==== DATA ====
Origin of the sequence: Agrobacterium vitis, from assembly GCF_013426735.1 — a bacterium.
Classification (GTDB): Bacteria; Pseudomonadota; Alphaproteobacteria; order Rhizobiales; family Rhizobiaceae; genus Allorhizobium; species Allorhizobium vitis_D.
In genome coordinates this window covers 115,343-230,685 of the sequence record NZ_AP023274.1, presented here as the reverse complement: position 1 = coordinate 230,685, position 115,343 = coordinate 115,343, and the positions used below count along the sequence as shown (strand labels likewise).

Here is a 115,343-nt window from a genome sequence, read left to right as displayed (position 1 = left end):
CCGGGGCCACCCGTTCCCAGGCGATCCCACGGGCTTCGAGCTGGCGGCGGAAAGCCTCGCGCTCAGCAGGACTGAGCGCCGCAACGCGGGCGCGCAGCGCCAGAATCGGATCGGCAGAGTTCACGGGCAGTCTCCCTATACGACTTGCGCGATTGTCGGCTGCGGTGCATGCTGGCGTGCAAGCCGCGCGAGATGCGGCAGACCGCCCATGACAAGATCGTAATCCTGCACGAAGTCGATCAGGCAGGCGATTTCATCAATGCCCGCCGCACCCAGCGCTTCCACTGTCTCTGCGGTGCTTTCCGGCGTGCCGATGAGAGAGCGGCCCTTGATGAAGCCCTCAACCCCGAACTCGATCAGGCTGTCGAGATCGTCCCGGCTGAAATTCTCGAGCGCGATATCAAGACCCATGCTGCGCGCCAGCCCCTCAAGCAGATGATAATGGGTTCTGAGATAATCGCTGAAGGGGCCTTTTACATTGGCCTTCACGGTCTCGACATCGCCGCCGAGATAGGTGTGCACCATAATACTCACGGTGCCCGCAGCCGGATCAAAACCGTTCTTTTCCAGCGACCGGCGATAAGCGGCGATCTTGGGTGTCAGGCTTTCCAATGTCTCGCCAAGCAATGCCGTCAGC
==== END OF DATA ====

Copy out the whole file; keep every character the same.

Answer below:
Origin of the sequence: Agrobacterium vitis, from assembly GCF_013426735.1 — a bacterium.
Classification (GTDB): Bacteria; Pseudomonadota; Alphaproteobacteria; order Rhizobiales; family Rhizobiaceae; genus Allorhizobium; species Allorhizobium vitis_D.
In genome coordinates this window covers 115,343-230,685 of the sequence record NZ_AP023274.1, presented here as the reverse complement: position 1 = coordinate 230,685, position 115,343 = coordinate 115,343, and the positions used below count along the sequence as shown (strand labels likewise).

Here is a 115,343-nt window from a genome sequence, read left to right as displayed (position 1 = left end):
CCGGGGCCACCCGTTCCCAGGCGATCCCACGGGCTTCGAGCTGGCGGCGGAAAGCCTCGCGCTCAGCAGGACTGAGCGCCGCAACGCGGGCGCGCAGCGCCAGAATCGGATCGGCAGAGTTCACGGGCAGTCTCCCTATACGACTTGCGCGATTGTCGGCTGCGGTGCATGCTGGCGTGCAAGCCGCGCGAGATGCGGCAGACCGCCCATGACAAGATCGTAATCCTGCACGAAGTCGATCAGGCAGGCGATTTCATCAATGCCCGCCGCACCCAGCGCTTCCACTGTCTCTGCGGTGCTTTCCGGCGTGCCGATGAGAGAGCGGCCCTTGATGAAGCCCTCAACCCCGAACTCGATCAGGCTGTCGAGATCGTCCCGGCTGAAATTCTCGAGCGCGATATCAAGACCCATGCTGCGCGCCAGCCCCTCAAGCAGATGATAATGGGTTCTGAGATAATCGCTGAAGGGGCCTTTTACATTGGCCTTCACGGTCTCGACATCGCCGCCGAGATAGGTGTGCACCATAATACTCACGGTGCCCGCAGCCGGATCAAAACCGTTCTTTTCCAGCGACCGGCGATAAGCGGCGATCTTGGGTGTCAGGCTTTCCAATGTCTCGCCAAGCAATGCCGTCAGC